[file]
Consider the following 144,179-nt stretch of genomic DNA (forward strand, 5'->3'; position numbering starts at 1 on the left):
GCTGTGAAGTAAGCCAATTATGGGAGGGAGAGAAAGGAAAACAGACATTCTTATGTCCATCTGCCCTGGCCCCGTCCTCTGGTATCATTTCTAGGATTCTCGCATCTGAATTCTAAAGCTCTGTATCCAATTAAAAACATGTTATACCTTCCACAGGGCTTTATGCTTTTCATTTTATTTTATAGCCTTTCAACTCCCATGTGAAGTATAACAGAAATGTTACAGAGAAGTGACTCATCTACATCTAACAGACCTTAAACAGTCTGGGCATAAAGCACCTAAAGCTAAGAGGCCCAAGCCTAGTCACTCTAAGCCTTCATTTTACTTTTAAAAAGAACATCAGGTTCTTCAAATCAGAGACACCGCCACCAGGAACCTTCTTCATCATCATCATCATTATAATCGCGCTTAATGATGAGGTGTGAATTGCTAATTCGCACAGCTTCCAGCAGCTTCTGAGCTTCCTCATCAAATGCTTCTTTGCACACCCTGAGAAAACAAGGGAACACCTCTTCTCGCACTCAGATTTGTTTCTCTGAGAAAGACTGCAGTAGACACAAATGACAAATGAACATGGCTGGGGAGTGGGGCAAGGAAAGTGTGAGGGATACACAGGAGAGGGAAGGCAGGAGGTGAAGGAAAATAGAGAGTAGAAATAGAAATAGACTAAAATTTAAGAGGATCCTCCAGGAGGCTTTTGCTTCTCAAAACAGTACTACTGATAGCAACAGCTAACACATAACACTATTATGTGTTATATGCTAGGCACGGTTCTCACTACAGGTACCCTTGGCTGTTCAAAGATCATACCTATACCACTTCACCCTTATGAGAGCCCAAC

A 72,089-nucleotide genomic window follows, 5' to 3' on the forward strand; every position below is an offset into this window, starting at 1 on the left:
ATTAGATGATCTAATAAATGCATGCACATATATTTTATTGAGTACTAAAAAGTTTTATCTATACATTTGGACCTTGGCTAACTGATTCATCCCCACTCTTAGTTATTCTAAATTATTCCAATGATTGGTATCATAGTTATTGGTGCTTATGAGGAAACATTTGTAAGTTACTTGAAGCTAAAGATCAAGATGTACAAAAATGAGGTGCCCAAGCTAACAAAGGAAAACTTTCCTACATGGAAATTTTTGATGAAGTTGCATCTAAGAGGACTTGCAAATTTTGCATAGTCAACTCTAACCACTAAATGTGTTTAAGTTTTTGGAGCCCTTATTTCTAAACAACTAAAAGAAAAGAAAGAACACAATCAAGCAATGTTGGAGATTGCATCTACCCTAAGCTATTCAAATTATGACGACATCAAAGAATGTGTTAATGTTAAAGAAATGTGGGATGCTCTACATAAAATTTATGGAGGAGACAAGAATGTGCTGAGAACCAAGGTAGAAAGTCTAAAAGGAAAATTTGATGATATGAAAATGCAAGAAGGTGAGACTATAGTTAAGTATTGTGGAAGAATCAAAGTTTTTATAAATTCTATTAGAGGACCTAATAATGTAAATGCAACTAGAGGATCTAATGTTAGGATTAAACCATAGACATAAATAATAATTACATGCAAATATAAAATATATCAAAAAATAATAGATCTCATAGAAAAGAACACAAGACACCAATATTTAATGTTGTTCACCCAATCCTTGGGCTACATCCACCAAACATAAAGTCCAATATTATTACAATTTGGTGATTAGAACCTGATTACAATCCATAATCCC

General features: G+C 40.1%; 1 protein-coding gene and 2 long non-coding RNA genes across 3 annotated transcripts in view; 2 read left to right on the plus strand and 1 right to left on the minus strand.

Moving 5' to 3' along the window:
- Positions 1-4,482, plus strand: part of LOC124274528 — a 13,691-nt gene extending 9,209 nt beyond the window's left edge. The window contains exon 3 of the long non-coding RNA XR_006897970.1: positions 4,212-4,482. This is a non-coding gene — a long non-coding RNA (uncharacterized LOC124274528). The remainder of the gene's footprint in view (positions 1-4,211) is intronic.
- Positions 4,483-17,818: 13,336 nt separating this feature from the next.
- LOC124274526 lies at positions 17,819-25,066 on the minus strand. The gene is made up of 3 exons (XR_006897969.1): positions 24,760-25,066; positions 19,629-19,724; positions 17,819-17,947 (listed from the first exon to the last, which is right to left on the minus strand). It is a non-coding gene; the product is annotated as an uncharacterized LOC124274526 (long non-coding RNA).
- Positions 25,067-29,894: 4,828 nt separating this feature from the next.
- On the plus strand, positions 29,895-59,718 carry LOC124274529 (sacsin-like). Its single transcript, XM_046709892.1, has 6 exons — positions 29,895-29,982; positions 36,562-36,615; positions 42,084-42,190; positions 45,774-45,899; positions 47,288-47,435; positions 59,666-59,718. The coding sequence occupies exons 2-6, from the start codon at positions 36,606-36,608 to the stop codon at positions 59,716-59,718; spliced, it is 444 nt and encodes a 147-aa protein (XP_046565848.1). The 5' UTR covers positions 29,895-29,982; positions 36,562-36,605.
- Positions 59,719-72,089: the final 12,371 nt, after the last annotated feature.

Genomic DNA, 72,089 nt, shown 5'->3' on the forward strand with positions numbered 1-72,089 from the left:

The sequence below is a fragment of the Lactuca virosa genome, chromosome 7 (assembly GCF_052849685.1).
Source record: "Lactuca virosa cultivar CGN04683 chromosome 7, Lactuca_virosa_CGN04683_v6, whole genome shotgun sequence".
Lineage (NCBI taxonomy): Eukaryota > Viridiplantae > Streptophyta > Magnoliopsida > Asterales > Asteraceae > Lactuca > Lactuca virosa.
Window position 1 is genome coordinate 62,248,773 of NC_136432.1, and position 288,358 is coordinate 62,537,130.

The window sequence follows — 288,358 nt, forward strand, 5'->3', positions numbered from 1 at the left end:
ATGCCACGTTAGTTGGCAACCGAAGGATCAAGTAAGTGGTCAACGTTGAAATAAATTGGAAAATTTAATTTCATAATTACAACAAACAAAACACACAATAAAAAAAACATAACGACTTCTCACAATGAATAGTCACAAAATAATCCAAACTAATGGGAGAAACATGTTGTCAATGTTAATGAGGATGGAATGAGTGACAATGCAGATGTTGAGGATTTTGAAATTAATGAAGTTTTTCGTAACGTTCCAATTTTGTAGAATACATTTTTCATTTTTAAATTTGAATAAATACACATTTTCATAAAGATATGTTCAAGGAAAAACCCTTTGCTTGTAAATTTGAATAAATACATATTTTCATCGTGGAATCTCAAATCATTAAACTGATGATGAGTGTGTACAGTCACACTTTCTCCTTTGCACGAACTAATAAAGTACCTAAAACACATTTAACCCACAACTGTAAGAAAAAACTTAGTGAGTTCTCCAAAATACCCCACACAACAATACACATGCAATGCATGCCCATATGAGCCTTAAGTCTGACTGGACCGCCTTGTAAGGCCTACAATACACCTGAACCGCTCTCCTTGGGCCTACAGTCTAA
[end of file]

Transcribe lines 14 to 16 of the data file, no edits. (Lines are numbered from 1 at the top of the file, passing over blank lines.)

The sequence below is a fragment of the Lactuca virosa genome, chromosome 7 (assembly GCF_052849685.1).
Source record: "Lactuca virosa cultivar CGN04683 chromosome 7, Lactuca_virosa_CGN04683_v6, whole genome shotgun sequence".
Lineage (NCBI taxonomy): Eukaryota > Viridiplantae > Streptophyta > Magnoliopsida > Asterales > Asteraceae > Lactuca > Lactuca virosa.